Resident Real Income Growth was Slowing

and the Growth of Total Retail Sales of Consumer Goods Continued to Fall Back

In 2014, the Chinese residents' per capita disposable income grew by 8.0 % in real terms, a decrease of 0.1 % from the previous year. By permanent residence, the per capita disposable income of urban residents grew by 6.8 % in real terms, a decrease of 0.2 % from the previous year; the per capita net income of rural residents grew by 9.2 %, a decrease of 0.1 % from the previous year (Fig. 2.14). The economic slowdown continued to inhibit the growth of the urban and rural residents' real income.

As the per capita income levels rose, the Chinese residents' consumption structure was undergoing new changes, with the growth of material consumption slowing

Fig. 2.12 Changes in China's export composition (by region) (Data source: CEIC)

Fig. 2.13 Changes in China's import composition (by region) (Data source: CEIC)

Fig. 2.14 Changes in real growth rate of per capita disposable income in urban areas and net income in rural areas (Data source: CEIC)

Fig. 2.15 Changes in real growth rate of consumer good retail sales (Data source: CEIC)

down and proportion of service consumption rising. Influenced by the government's anti-corruption move and restrictions on the three public expenditures, the growth rate of the government's public service spending in general apparently fell. The total retail sales of consumption goods maintained the falling trend since 2010 and then nominally grew by 12.0 %, a decrease of 1.1 percentage points from the previous year; meanwhile the real growth was 10.9 %, a decrease of 1.6 % from the previous year (Fig. 2.15).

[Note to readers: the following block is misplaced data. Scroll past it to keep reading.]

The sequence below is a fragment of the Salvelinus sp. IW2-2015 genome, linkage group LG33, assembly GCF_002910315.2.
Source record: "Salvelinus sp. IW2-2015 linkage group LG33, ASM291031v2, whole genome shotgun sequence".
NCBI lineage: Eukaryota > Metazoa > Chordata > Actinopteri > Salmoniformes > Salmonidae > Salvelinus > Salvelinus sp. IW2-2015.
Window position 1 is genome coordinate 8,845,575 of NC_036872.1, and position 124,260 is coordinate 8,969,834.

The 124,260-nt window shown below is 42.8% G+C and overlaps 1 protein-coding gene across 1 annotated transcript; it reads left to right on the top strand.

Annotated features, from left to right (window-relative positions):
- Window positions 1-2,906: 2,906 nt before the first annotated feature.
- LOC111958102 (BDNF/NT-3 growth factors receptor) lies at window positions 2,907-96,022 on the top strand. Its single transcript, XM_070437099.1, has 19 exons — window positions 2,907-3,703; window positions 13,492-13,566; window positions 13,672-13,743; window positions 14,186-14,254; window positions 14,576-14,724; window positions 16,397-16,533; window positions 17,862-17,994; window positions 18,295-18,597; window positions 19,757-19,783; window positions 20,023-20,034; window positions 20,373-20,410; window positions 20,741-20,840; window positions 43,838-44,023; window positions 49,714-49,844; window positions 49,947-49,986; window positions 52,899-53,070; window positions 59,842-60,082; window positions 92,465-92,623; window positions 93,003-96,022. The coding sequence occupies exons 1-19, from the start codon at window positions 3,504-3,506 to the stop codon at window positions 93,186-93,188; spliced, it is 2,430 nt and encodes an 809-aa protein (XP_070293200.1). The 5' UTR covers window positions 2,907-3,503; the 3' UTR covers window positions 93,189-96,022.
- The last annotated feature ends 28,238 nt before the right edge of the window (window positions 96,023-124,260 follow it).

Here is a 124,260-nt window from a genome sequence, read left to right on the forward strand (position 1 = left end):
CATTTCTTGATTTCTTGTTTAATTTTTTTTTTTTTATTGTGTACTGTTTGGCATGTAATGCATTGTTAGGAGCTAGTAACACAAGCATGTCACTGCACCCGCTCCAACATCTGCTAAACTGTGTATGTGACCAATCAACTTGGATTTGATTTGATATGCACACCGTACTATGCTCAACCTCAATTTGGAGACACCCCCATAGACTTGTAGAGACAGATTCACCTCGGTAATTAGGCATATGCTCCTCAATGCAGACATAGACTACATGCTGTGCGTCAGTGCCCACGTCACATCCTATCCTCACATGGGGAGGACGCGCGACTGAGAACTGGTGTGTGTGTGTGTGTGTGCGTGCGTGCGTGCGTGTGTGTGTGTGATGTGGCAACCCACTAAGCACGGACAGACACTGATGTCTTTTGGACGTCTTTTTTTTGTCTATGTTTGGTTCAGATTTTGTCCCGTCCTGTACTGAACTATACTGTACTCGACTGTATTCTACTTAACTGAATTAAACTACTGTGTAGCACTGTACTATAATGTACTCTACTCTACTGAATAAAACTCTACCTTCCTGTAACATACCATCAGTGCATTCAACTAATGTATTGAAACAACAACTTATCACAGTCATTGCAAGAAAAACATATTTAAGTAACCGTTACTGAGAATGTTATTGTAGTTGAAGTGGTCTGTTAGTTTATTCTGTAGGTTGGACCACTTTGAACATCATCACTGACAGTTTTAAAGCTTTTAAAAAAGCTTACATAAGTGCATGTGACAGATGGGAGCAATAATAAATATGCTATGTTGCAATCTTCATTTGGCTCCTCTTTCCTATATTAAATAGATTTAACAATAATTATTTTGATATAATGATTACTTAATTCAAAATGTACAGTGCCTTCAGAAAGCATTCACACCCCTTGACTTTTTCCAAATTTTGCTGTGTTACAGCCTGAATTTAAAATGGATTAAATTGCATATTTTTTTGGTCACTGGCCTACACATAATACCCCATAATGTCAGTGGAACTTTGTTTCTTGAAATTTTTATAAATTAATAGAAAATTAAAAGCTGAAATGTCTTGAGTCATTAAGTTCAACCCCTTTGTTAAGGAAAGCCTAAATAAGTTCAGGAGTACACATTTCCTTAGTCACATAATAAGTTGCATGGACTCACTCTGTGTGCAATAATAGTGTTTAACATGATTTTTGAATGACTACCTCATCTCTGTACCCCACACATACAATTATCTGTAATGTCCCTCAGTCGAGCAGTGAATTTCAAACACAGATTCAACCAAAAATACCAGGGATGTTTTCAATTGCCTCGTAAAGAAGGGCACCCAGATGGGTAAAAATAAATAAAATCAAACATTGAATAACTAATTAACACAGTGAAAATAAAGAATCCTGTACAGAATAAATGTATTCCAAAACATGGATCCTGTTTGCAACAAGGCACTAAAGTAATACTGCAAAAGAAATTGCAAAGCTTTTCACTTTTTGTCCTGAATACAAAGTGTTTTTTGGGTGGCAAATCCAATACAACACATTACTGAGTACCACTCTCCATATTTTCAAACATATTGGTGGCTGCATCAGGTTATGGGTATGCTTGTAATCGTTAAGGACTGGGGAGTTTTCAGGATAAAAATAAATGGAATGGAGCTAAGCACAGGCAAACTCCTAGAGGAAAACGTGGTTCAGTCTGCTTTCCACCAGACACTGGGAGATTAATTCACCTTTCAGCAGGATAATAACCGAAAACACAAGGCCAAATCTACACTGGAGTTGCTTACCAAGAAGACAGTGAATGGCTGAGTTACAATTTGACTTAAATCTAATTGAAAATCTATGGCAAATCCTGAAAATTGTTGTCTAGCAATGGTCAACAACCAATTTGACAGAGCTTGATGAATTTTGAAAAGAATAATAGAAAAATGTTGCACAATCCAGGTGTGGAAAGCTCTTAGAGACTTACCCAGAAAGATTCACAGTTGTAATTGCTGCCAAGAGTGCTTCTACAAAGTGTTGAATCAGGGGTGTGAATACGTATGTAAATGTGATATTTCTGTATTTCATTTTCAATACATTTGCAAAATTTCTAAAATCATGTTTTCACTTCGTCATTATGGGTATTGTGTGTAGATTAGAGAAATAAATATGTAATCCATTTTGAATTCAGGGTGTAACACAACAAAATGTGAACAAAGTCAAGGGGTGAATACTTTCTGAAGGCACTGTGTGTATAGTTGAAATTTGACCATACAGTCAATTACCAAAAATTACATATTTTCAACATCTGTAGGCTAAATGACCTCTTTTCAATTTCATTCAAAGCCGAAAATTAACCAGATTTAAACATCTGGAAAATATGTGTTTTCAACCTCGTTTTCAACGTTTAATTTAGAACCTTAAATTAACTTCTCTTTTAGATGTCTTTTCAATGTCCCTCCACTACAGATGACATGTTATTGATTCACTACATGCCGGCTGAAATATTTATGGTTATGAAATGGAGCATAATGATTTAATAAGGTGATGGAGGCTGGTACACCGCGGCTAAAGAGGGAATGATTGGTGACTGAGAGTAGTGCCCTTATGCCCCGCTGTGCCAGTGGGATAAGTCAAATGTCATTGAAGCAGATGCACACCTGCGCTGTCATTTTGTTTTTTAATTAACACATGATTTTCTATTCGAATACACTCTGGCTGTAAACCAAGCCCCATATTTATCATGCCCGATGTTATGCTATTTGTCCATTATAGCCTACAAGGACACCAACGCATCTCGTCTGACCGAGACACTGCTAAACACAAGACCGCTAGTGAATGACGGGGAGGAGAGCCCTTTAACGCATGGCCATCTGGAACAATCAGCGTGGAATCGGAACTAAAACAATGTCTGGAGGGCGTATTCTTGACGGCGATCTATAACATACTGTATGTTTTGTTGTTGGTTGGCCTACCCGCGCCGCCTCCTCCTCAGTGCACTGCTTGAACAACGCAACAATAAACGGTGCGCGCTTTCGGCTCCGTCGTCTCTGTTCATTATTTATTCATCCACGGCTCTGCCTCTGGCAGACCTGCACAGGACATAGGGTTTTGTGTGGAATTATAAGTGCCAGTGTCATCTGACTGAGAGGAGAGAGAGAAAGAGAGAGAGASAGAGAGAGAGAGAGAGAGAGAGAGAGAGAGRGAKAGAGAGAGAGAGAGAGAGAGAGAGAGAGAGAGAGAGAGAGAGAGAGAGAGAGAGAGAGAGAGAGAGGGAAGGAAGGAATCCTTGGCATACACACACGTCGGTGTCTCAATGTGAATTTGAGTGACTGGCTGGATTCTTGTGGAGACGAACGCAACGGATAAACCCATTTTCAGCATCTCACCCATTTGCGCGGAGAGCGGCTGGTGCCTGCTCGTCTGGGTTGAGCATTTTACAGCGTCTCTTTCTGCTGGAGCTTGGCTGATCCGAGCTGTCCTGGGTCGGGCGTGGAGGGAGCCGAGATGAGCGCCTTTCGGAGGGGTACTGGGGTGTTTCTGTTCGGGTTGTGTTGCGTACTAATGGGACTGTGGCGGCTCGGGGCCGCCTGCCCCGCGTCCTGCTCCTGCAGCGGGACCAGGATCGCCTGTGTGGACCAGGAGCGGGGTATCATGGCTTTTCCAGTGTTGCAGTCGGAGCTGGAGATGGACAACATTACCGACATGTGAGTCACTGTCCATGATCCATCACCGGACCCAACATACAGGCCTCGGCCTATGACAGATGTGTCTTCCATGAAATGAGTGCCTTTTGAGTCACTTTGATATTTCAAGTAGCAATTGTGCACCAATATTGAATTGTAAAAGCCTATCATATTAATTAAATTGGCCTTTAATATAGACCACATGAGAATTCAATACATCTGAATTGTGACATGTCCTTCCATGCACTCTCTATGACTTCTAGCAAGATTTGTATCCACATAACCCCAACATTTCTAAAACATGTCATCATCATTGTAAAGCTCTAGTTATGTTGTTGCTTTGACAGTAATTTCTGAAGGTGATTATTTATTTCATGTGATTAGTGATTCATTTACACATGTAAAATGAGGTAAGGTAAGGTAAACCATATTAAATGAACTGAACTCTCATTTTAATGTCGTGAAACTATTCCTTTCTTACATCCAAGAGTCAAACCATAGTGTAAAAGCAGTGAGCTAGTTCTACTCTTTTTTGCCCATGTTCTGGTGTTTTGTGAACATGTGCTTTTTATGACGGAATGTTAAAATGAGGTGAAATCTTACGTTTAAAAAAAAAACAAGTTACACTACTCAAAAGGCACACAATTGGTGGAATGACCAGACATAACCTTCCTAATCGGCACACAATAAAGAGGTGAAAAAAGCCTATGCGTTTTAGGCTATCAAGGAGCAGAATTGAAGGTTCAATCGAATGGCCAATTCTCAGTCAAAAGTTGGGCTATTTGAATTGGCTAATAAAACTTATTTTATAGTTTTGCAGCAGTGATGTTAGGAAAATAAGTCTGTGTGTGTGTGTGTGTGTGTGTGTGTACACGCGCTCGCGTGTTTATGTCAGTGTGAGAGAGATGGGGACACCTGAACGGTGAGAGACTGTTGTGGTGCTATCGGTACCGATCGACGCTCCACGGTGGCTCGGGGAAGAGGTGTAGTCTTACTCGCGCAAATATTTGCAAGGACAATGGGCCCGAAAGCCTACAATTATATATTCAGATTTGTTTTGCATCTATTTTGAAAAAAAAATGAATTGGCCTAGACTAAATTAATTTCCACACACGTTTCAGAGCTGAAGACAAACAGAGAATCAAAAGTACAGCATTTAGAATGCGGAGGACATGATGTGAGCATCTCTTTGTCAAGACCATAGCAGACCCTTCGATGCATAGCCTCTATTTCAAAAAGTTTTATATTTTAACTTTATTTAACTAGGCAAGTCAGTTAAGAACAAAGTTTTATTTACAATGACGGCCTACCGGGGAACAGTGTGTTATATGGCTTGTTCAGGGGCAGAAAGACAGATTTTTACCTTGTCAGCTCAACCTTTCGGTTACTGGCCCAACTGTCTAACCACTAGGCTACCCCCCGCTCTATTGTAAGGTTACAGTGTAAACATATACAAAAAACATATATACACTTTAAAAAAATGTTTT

Price Index Continued the Trend of “Double Down,” and the Structural Deflation was Increasing

In 2014, the CPI was 2 %, a decrease of 0.6 % from the previous year, and the PPI fell by 1.9 %, the same as the previous year (Fig. 2.16). Since 2011, China's CPI and PPI continued the “double down” trend, but the growth of CPI remained positive, whereas that of PPI continued the negative trend.[1] The consumer market and intermediate product market faced different downward pressures on the price, and China's deflation revealed obvious structural characteristics.

In terms of CPI, eight types of consumer goods maintained their positive increase, although the rate of increase dropped. The decreasing price of staple commodities such as food and oil was the main reason for the decrease of CPI; the enlarging demand on services, clothing, traffic, communication, entertainment, education,

Fig. 2.16 Year-on-year changes in CPI and PPI (Data source: CEIC)

and culture promoted the increase of CPI.[2] In terms of PPI, excess production capacity and the 2014 slump in oil prices were the main reasons for the drop.

  • [1] This situation is usually defi ned as disinfl ation, rather than defl ation
  • [2] At the end of 2014, the consumer confidence index, customer satisfaction index, and consumer expectations index grew by 3.5 %, 5.4 %, and 2.3 % respectively. From the resident survey data, in 2014, the urban per capita disposable income increased by 2381.6 yuan over the previous year, and the per capita consumption expenditure increased by 1945.4 yuan; the marginal propensity to consume was 81.7 %, an increase of 10.6 % over the previous year
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